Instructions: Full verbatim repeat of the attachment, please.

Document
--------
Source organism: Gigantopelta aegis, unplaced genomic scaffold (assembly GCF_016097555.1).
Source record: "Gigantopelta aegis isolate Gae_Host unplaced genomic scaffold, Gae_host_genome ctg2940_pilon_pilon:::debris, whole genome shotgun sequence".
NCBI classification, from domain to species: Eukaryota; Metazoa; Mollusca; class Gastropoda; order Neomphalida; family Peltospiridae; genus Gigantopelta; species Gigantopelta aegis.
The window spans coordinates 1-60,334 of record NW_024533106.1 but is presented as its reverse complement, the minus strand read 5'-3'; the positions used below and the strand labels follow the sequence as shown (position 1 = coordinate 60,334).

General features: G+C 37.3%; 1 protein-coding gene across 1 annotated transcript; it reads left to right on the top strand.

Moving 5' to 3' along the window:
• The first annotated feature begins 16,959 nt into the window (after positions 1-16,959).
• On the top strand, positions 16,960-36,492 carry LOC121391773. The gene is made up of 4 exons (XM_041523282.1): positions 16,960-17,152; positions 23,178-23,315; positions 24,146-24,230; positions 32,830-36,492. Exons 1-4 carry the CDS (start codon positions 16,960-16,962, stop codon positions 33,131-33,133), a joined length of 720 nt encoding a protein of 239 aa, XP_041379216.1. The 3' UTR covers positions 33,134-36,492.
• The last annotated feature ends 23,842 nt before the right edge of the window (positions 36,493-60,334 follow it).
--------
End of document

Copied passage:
Source organism: Gigantopelta aegis, unplaced genomic scaffold (assembly GCF_016097555.1).
Source record: "Gigantopelta aegis isolate Gae_Host unplaced genomic scaffold, Gae_host_genome ctg2940_pilon_pilon:::debris, whole genome shotgun sequence".
NCBI classification, from domain to species: Eukaryota; Metazoa; Mollusca; class Gastropoda; order Neomphalida; family Peltospiridae; genus Gigantopelta; species Gigantopelta aegis.
The window spans coordinates 1-60,334 of record NW_024533106.1 but is presented as its reverse complement, the minus strand read 5'-3'; the positions used below and the strand labels follow the sequence as shown (position 1 = coordinate 60,334).

General features: G+C 37.3%; 1 protein-coding gene across 1 annotated transcript; it reads left to right on the top strand.

Moving 5' to 3' along the window:
• The first annotated feature begins 16,959 nt into the window (after positions 1-16,959).
• On the top strand, positions 16,960-36,492 carry LOC121391773. The gene is made up of 4 exons (XM_041523282.1): positions 16,960-17,152; positions 23,178-23,315; positions 24,146-24,230; positions 32,830-36,492. Exons 1-4 carry the CDS (start codon positions 16,960-16,962, stop codon positions 33,131-33,133), a joined length of 720 nt encoding a protein of 239 aa, XP_041379216.1. The 3' UTR covers positions 33,134-36,492.
• The last annotated feature ends 23,842 nt before the right edge of the window (positions 36,493-60,334 follow it).